We have taken Bloomsbury more and more into academic and professional publishing and have experienced real success with the lists of Continuum, Berg, Methuen, Arden, A&C Black and Bristol Classical Press; and Tottel Law and Tax, now Bloomsbury Professional. We have also grown the trade side at the same time, adding real success in cookery to our fiction and non-fiction publishing. Our international offices based in New York, Berlin, Sydney and, through Bloomsbury Qatar Foundation Publishing, in Doha, have increased the reach of our offering to authors as well as the size of our stand.
We have renamed Berlin Verlag Bloomsbury Germany and have a terrific forthcoming list with Zeruya Shalev's Shatters of Life and William Boyd's Waiting for Sunrise, which we will publish in German. We are having a big party on our stand in the German hall to celebrate this list, and our management team including MD Philip Roeder, Publishing Director Birgit Schmitz and our recently appointed Publicity Director Uta Niederstrasser as we grow our Berlin list.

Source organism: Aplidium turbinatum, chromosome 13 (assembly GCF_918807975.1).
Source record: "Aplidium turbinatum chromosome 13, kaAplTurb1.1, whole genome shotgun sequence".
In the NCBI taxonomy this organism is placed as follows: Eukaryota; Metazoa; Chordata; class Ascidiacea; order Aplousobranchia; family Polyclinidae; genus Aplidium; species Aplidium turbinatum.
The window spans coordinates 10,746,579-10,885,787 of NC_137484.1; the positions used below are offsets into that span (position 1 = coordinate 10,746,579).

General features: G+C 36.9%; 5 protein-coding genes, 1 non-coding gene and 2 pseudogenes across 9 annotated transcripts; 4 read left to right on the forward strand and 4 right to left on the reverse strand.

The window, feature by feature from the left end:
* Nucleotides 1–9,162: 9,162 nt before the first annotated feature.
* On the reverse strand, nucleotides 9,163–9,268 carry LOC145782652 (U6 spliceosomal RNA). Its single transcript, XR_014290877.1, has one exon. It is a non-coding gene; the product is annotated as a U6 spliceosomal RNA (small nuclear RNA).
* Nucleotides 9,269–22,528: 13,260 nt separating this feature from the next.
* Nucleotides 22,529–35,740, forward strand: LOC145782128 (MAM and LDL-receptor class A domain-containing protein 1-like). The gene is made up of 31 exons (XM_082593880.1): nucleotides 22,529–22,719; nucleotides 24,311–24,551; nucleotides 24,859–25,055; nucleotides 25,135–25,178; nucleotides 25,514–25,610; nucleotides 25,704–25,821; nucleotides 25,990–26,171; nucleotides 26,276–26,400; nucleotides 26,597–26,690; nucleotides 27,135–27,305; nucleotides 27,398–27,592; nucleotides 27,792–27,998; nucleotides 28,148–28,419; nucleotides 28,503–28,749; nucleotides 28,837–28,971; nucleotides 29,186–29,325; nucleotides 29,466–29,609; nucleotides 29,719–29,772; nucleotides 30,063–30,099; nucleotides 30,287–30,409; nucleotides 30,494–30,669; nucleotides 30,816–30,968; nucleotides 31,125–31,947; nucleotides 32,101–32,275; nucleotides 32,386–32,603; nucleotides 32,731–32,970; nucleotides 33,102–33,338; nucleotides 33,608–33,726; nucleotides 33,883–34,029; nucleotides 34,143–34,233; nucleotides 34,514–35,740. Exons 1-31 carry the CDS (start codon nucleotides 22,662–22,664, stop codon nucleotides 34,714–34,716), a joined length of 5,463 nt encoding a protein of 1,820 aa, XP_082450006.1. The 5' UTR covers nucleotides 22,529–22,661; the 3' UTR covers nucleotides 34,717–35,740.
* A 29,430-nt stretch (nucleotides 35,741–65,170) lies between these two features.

In Frankfurt in 2011 there is a strong Bloomsbury team presence on our stand in the English hall. Some of the most interesting books we will be offering rights in will be A Lady Cyclist's Guide to Kashgar by Suzanne Joinson; City by P'D Smith; Cairo by Ahdaf Soueif; Wilderness by Lance Weller;and Heston Blumenthal at Home by Heston Blumenthal.
Richard Charkin, Evan Schnittman, Jonathan Glasspool, Stephanie Duncan and I will all be working to exploit at Frankfurt Bloomsbury's considerable digital innovations from The Bloomsbury Reader, to Public Library Online and Drama Online. We also look forward to celebrating our twenty-fifth birthday with a few old-fashioned foreign language rights deals, a glass of sekt, and seeing old friends.
Photo: Bloomsbury's founding Fab Four as they were at their birthday party last month: Nigel Newton with Alan Wherry, Liz Calder and David Reynolds